"Many people will want to stay in work, for a variety of reasons, such as the removal of the previous Default Retirement Age, increase in life expectancy, and for personal fulfillment; and some will stay in work because they need to for financial reasons.

"It is essential that appropriate supports are put in place so as to enable older workers to continue to be able to play a positive role in the workforce."
Among the findings reported by the Commissioner and highlighted in a briefing note to the report are:
  1. Employers would benefit from valuing the positive role that older people play in the workplace.
  2. Employment rates for older people in Northern Ireland have increased since the financial crisis in 2008 and there is a strong economic case for working beyond 65.
  3. There are still a range of barriers which prevent people working longer, including ageist attitudes, health, caring responsibilities, skills and training opportunities, as well as the fact that ‘cliff-edge’ retirement is still a common occurrence here.
  4. Initiatives should be introduced by the Northern Ireland
    Executive and employers to support people to work longer, should they wish to do so.
  5. Older people in Northern Ireland should have the right to remain in work as well as the right to retire, and they should be supported in either scenario.
Source: Commissioner for Older People for Northern Ireland News Release (March 25, 2014)

AgeUK Literature Review Finds Someone’s Age Bears No Relation to Worker's Ability To Do Most Jobs

A literature review conducted by AgeUK reports that someone's age bears no relation to their ability or capability to perform the vast majority of jobs. Thus, AgeUK recommends that employers reconsider their existing workforce and HR strategies, and develop more effective retirement policies that place the wellbeing of their older employees at the heart of the process.

In its review, AgeUK finds, among other things that:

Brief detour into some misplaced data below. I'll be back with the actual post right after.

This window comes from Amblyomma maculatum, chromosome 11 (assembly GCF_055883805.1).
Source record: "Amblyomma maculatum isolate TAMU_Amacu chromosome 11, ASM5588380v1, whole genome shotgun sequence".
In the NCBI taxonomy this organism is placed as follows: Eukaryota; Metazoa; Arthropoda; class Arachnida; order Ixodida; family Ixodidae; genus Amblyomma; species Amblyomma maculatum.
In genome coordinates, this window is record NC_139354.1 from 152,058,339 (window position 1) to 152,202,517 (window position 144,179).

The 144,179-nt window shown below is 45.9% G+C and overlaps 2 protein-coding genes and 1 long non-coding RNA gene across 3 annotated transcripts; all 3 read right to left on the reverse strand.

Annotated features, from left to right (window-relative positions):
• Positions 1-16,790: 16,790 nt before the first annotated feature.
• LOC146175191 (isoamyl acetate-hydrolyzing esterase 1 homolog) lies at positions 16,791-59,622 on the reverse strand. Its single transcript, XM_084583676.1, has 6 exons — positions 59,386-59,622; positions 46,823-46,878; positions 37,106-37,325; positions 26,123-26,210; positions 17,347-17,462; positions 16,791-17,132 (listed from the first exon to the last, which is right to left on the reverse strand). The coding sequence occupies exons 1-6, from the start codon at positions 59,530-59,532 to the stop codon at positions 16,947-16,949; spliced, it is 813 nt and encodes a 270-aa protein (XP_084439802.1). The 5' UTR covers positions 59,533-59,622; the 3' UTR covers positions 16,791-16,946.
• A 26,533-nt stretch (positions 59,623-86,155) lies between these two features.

• The evidence shows either a lack of relationship between productivity and age, or that older workers are at least as productive as their younger colleagues. Even in physically
    demanding situations, for example on a factory production line, age is no barrier to working productively.
  • Measuring individual productivity is challenging for researchers. Older studies, which often suggest older workers are less productive, frequently rely on outdated assumptions about aging and health, or fail to account for a myriad of other factors. More recent studies, which often find older workers are at least as productive as younger workers, are better able to account for these.
  • As people age some cognitive and physical abilities do change—however, this does not
    make older workers better or worse than younger colleagues. There is no evidence of a substantive decline in ability in most people until well past the end of a typical working life. Aging affects everyone differently, and it is not possible to make predictions about any one individual’s capability.
  • The interaction between skills, knowledge and experience means that many tasks can in fact be performed better as people age, and raises challenges for employers about how best to utilize individuals’ skills and abilities.
  • Recognizing the challenges faced by older workers and offering solutions to mitigate them, for example flexible working to help people meet caring responsibilities, can help enhance individual productivity.
Source: AgeUK "Productivity and Age" (March 2014)

Wednesday, March 26, 2014

Australia: Superannuation Conference Hears about Research Findings on Involuntary Retirement and Gen Y Attitudes about Suuperannuation

The 2014 Conference of Major Superannuation Funds sponsored by the Australian Institute of Superannuation Trustees (AIST) heard from a number of presenters about the confluence of retirement and an aging workforce. Among other things, conferees heard that:
  • A more flexible approach to retirement may be needed to account for the significant minority of older Australians who are forced to leave the workforce early. According to a research report commissioned by AIST and prepared by the Australian Centre for Financial Studies (ACFS), up to 40% of older Australians could be classified as involuntary retirees. AIST CEO Tom "Garcia said more needed to be done to help older workers stay in the workforce longer so that they had a better chance of building their retirement savings before they reached old age. Equally, there needed to be recognition that those who retired early due to ill-health were often hit with additional health-related expenses that put pressure on their savings. See AIST media release, as well as presentation by Professor Deborah Ralston, Executive Director, ACFS, Professor of Finance, Monash University on "Involuntary Retirement: Characteristics and
    Implications"
  • Research commissioned by AIST suggests that many Gen Y’s have a realistic idea of how much money they need to retire, what the Age Pension will supplement and how they want to use their money at retirement time. However, they lack the knowledge and education to understand more. See AIST media release and presentation by Michelle Tustin, Research Director, Colmar Brunton, on "Gen Y: The Messaging Wars"
Source: Australian Institute of Superannuation Trustees CMSF2014 Presentations (March 2014)